CHEF PAN: meet the ultimate risotto maker

When someone asks us “What Ruffoni do you recommend to start my collection?” our advice is usually the Chef Pan

It’s true, a parent shouldn't have a favorite child, but our Chef Pan checks all the boxes to become a (a, not the!) favorite in the kitchen.

Why do we love it so much?
For its versatile shape, which make it perfect for sautéing vegetables, browning then simmering stews, and thickening sauces, but also for its discreet yet capacious size that makes it perfect for a family's daily use or small-group entertaining. Besides, it's really handy: thanks to its comfortable long handle you can practice your chef moves and mix the ingredients with just one hand (and use the other to pour yourself a well deserved glass of wine)!

Its versatility makes it a real kitchen workhorse that can be used in many different recipes, but the Chef Pan really shines when making risotto: its wide base ensures a steady absorption of broth – so that all flavors are absorbed while water evaporates quickly – and the rounded sides ease stirring and prevent stubborn grains from getting stuck in the corners.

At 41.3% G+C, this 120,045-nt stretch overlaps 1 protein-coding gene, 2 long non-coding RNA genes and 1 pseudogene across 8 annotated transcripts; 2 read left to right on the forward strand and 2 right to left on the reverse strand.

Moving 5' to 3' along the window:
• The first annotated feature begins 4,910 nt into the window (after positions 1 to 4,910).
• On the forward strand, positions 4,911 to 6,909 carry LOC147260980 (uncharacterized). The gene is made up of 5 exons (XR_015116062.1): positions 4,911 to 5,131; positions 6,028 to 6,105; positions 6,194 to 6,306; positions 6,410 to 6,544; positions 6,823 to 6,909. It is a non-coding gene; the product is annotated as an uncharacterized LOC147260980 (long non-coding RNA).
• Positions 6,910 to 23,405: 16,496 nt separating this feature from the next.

(Speaking of risotto… learn how to make risotto al radicchio the Ruffoni way!) 

Our Chef Pan has several friends:

  • Nadia, the one and only Pasta Queen, uses it all the time: for a deliciously creamy pasta and potatoes for example, but also for her 100% Italian spaghetti alla carbonara
  • Amanda, of Striped Spatula, owns a sizable Ruffoni collection, but it all begun with a cherished chef pan gifted to her by her mother
  • Chef Nick Stellino is so fond of his Chef Pan that he even gave it a name, and wonderful back story: Russuliddu Malu.

Russuliddu Malu was quite a specimen of a copper pan, its armor was decorated with a hand-hammered finish and its long, smooth handle had an inset medallion that made it as elegant as a sword of a renaissance Italian “Condottiero”. Russuliddu Malu was its name, in spite of the fact it was born in northern Italy, in Piedmont in the town of Omegna. This pan had an attitude, and was not afraid to tussle with others, if it had to. Most times it did it just for sport, just because it could… always pushing the limits.
- Chef Nick Stellino

Now you just have to choose your very own Chef Pan.
Historia, Opus Cupra, Symphonia Prima or Symphonia Cupra?

If the choice seems impossible we have created a practical comparison chart to help you, but if you have other questions please contact us at – we are always happy to help out! – or join our community on Instagram!